What is Linear Drumming?
Today we’re going to explore a linear pattern on the drum set. For those of you not familiar with the term, linear drumming means that you distribute notes across a rhythm using your limbs such that no overlapping occurs–only one sound source is being played at a time.
RLF RLF RLF RLF RLLF
When I find a drumming pattern I like, part of my process is to delve deeply into it and explore. In this article, we’re going to take one great sounding pattern and go deep, with a 16 exercise exploration. The pattern: RLF, RLF, RLF, RLF, RLLF
By the way, the inspiration for this idea comes from one of my favorite drummers, Glen Sobel, who I saw using something very close to this in one of his massive Alice Cooper drum solos. I was astounded at how great the linear part of his solo was.
How To Mix Things Up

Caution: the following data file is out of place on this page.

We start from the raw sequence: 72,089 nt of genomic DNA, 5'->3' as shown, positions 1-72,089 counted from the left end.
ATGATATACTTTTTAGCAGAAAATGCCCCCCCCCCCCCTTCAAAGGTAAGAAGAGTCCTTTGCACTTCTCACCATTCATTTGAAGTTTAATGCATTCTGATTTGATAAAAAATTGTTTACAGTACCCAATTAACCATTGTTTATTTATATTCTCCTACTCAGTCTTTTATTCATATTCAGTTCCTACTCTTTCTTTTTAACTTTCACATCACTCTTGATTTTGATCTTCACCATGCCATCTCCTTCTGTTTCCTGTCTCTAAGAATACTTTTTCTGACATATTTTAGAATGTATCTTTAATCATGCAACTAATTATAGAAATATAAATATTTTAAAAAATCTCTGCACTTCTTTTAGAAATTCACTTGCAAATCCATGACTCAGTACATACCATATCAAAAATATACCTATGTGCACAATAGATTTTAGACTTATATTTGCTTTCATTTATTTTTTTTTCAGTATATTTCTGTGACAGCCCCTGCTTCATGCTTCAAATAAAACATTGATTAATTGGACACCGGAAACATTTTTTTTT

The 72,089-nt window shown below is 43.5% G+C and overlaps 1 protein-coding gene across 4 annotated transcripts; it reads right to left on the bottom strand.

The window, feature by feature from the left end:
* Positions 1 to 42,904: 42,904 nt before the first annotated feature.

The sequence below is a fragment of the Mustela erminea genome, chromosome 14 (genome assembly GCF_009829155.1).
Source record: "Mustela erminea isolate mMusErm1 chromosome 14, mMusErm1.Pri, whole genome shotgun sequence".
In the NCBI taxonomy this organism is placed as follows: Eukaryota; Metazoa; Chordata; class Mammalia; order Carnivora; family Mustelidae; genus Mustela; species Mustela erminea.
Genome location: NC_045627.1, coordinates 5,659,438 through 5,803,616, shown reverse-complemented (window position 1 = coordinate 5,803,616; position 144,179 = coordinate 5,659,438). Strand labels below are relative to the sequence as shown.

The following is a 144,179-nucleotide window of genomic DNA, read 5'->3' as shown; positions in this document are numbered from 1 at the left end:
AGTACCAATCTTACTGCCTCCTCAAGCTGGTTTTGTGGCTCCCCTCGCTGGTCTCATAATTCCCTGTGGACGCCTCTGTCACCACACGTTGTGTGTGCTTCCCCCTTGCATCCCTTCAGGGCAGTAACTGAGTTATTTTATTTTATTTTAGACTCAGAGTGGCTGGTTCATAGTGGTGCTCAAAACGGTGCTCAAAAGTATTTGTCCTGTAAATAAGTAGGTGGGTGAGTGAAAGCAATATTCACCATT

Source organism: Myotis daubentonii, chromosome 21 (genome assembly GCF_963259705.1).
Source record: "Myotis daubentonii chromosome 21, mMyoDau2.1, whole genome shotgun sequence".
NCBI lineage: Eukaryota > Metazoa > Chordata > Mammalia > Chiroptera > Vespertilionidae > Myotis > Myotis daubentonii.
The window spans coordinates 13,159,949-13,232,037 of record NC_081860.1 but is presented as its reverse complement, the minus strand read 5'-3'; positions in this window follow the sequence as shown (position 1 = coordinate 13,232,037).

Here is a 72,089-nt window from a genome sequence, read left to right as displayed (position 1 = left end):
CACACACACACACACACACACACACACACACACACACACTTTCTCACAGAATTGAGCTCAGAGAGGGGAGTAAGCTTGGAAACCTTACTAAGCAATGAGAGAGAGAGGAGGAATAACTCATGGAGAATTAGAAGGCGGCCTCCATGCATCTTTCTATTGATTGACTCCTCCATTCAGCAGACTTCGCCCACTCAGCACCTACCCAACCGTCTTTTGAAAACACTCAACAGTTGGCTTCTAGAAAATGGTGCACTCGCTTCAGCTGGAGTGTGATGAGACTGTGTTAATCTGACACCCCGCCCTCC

Any linear pattern can yield a large number of different funky grooves as well as soloing ideas, and this one is no exception. Here are a few ways that you can take an idea like this and get different sounding grooves and solo ideas to happen:
- vary the snare accents–split your hands between the hi-hat and snare drum and choose different left hand notes to accent while “ghosting” the unaccented notes on the snare.
- add toms to the groove as in the above by moving your right hand off of the hi-hat to play different toms.
- split your hands up between the ride and snare and vary the right-handed ride notes by sometimes playing on the regular playing surface of the ride and sometimes playing the bell of the ride.
- split your hands between the ride (right hand) and hi-hat (left hand) or put both hands on the hi-hat.
The PDF worksheet for this lesson, “Linear Drumming Idea #1” is downloadable HERE.
Working through the 16 exercises on the PDF should give you some strong control over this pattern and stimulate some new ideas of your own. Have at it!!